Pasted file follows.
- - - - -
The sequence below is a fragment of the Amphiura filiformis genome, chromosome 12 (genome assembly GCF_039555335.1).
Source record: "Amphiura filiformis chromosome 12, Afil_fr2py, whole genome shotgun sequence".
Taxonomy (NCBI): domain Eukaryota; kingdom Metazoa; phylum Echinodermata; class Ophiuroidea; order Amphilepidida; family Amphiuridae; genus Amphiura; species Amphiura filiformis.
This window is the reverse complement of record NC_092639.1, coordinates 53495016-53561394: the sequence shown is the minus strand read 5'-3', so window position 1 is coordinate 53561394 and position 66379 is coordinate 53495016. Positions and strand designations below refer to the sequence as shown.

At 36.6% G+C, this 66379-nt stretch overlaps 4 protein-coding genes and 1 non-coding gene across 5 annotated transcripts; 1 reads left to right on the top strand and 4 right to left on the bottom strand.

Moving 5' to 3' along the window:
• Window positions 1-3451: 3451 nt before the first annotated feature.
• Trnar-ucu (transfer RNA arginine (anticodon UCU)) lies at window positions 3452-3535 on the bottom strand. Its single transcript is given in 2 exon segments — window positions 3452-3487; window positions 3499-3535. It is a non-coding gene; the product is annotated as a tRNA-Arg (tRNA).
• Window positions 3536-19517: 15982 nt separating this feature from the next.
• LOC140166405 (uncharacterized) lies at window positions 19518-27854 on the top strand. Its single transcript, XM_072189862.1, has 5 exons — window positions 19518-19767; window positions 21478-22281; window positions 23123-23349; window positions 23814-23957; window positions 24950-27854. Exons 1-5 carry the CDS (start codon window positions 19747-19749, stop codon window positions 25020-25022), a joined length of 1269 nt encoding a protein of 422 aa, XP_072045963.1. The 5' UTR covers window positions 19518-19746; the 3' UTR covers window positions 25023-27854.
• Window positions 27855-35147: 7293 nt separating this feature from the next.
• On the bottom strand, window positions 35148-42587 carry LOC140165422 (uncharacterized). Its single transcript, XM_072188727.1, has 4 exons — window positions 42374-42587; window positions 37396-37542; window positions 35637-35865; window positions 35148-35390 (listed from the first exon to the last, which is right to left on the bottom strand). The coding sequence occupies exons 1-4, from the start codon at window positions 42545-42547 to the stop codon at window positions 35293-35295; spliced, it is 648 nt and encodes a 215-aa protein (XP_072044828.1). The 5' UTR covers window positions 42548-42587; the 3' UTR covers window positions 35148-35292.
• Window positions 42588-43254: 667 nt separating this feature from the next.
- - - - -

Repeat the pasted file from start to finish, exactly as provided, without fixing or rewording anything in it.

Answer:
The sequence below is a fragment of the Amphiura filiformis genome, chromosome 12 (genome assembly GCF_039555335.1).
Source record: "Amphiura filiformis chromosome 12, Afil_fr2py, whole genome shotgun sequence".
Taxonomy (NCBI): domain Eukaryota; kingdom Metazoa; phylum Echinodermata; class Ophiuroidea; order Amphilepidida; family Amphiuridae; genus Amphiura; species Amphiura filiformis.
This window is the reverse complement of record NC_092639.1, coordinates 53495016-53561394: the sequence shown is the minus strand read 5'-3', so window position 1 is coordinate 53561394 and position 66379 is coordinate 53495016. Positions and strand designations below refer to the sequence as shown.

At 36.6% G+C, this 66379-nt stretch overlaps 4 protein-coding genes and 1 non-coding gene across 5 annotated transcripts; 1 reads left to right on the top strand and 4 right to left on the bottom strand.

Moving 5' to 3' along the window:
• Window positions 1-3451: 3451 nt before the first annotated feature.
• Trnar-ucu (transfer RNA arginine (anticodon UCU)) lies at window positions 3452-3535 on the bottom strand. Its single transcript is given in 2 exon segments — window positions 3452-3487; window positions 3499-3535. It is a non-coding gene; the product is annotated as a tRNA-Arg (tRNA).
• Window positions 3536-19517: 15982 nt separating this feature from the next.
• LOC140166405 (uncharacterized) lies at window positions 19518-27854 on the top strand. Its single transcript, XM_072189862.1, has 5 exons — window positions 19518-19767; window positions 21478-22281; window positions 23123-23349; window positions 23814-23957; window positions 24950-27854. Exons 1-5 carry the CDS (start codon window positions 19747-19749, stop codon window positions 25020-25022), a joined length of 1269 nt encoding a protein of 422 aa, XP_072045963.1. The 5' UTR covers window positions 19518-19746; the 3' UTR covers window positions 25023-27854.
• Window positions 27855-35147: 7293 nt separating this feature from the next.
• On the bottom strand, window positions 35148-42587 carry LOC140165422 (uncharacterized). Its single transcript, XM_072188727.1, has 4 exons — window positions 42374-42587; window positions 37396-37542; window positions 35637-35865; window positions 35148-35390 (listed from the first exon to the last, which is right to left on the bottom strand). The coding sequence occupies exons 1-4, from the start codon at window positions 42545-42547 to the stop codon at window positions 35293-35295; spliced, it is 648 nt and encodes a 215-aa protein (XP_072044828.1). The 5' UTR covers window positions 42548-42587; the 3' UTR covers window positions 35148-35292.
• Window positions 42588-43254: 667 nt separating this feature from the next.